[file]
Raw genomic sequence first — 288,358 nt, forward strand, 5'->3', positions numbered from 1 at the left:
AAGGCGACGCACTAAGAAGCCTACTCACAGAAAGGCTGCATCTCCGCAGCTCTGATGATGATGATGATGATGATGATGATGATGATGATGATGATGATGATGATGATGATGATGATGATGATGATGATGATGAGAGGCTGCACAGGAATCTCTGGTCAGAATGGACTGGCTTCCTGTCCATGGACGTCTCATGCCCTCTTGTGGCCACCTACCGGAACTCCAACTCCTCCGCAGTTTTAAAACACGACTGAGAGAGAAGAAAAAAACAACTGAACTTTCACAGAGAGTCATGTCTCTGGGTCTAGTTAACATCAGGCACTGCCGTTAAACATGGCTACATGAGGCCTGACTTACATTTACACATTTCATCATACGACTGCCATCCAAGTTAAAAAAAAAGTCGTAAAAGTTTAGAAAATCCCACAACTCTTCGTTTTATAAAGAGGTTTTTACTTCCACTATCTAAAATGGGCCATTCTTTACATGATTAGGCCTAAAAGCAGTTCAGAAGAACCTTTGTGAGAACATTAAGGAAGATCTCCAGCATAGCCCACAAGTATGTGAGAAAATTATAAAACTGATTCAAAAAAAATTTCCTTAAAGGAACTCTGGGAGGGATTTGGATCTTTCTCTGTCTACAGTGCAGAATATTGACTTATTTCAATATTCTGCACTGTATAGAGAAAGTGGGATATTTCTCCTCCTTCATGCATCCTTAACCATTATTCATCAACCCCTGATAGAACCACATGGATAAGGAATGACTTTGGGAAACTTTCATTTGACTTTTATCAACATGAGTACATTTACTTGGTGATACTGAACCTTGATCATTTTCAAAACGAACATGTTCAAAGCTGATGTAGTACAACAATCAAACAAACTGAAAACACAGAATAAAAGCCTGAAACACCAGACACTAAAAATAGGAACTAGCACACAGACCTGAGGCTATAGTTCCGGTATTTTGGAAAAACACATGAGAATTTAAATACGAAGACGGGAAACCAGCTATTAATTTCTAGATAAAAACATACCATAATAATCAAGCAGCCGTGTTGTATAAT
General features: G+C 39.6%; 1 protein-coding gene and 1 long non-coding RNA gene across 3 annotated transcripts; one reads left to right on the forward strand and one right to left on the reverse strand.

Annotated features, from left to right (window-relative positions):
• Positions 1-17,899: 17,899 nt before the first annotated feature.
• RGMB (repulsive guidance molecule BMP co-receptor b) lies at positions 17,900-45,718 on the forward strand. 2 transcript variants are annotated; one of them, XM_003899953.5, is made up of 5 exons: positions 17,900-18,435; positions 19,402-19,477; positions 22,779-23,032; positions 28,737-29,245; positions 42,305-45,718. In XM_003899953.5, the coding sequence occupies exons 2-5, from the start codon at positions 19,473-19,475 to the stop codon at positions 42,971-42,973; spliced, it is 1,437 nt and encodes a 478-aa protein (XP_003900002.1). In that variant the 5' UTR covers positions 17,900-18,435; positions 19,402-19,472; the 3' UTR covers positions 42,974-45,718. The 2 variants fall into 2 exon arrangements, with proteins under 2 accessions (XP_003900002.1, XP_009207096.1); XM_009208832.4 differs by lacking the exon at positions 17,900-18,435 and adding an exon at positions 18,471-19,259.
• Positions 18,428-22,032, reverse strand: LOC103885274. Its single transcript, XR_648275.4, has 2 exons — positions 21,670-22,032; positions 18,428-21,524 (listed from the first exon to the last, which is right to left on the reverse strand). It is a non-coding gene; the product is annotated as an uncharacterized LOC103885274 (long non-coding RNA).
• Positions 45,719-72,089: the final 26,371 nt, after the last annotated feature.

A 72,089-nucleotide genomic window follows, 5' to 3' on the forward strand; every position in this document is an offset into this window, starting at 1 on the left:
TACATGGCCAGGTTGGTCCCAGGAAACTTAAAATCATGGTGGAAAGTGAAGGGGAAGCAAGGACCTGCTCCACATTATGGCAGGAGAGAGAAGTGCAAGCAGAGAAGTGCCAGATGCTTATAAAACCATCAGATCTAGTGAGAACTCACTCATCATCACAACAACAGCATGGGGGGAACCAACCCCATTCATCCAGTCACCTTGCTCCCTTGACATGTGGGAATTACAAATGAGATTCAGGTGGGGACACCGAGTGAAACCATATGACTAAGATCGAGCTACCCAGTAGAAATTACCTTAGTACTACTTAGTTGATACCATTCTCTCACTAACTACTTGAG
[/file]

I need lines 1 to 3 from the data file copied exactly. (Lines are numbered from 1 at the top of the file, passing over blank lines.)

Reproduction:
Raw genomic sequence first — 288,358 nt, forward strand, 5'->3', positions numbered from 1 at the left:
AAGGCGACGCACTAAGAAGCCTACTCACAGAAAGGCTGCATCTCCGCAGCTCTGATGATGATGATGATGATGATGATGATGATGATGATGATGATGATGATGATGATGATGATGATGATGATGATGATGATGAGAGGCTGCACAGGAATCTCTGGTCAGAATGGACTGGCTTCCTGTCCATGGACGTCTCATGCCCTCTTGTGGCCACCTACCGGAACTCCAACTCCTCCGCAGTTTTAAAACACGACTGAGAGAGAAGAAAAAAACAACTGAACTTTCACAGAGAGTCATGTCTCTGGGTCTAGTTAACATCAGGCACTGCCGTTAAACATGGCTACATGAGGCCTGACTTACATTTACACATTTCATCATACGACTGCCATCCAAGTTAAAAAAAAAGTCGTAAAAGTTTAGAAAATCCCACAACTCTTCGTTTTATAAAGAGGTTTTTACTTCCACTATCTAAAATGGGCCATTCTTTACATGATTAGGCCTAAAAGCAGTTCAGAAGAACCTTTGTGAGAACATTAAGGAAGATCTCCAGCATAGCCCACAAGTATGTGAGAAAATTATAAAACTGATTCAAAAAAAATTTCCTTAAAGGAACTCTGGGAGGGATTTGGATCTTTCTCTGTCTACAGTGCAGAATATTGACTTATTTCAATATTCTGCACTGTATAGAGAAAGTGGGATATTTCTCCTCCTTCATGCATCCTTAACCATTATTCATCAACCCCTGATAGAACCACATGGATAAGGAATGACTTTGGGAAACTTTCATTTGACTTTTATCAACATGAGTACATTTACTTGGTGATACTGAACCTTGATCATTTTCAAAACGAACATGTTCAAAGCTGATGTAGTACAACAATCAAACAAACTGAAAACACAGAATAAAAGCCTGAAACACCAGACACTAAAAATAGGAACTAGCACACAGACCTGAGGCTATAGTTCCGGTATTTTGGAAAAACACATGAGAATTTAAATACGAAGACGGGAAACCAGCTATTAATTTCTAGATAAAAACATACCATAATAATCAAGCAGCCGTGTTGTATAAT
General features: G+C 39.6%; 1 protein-coding gene and 1 long non-coding RNA gene across 3 annotated transcripts; one reads left to right on the forward strand and one right to left on the reverse strand.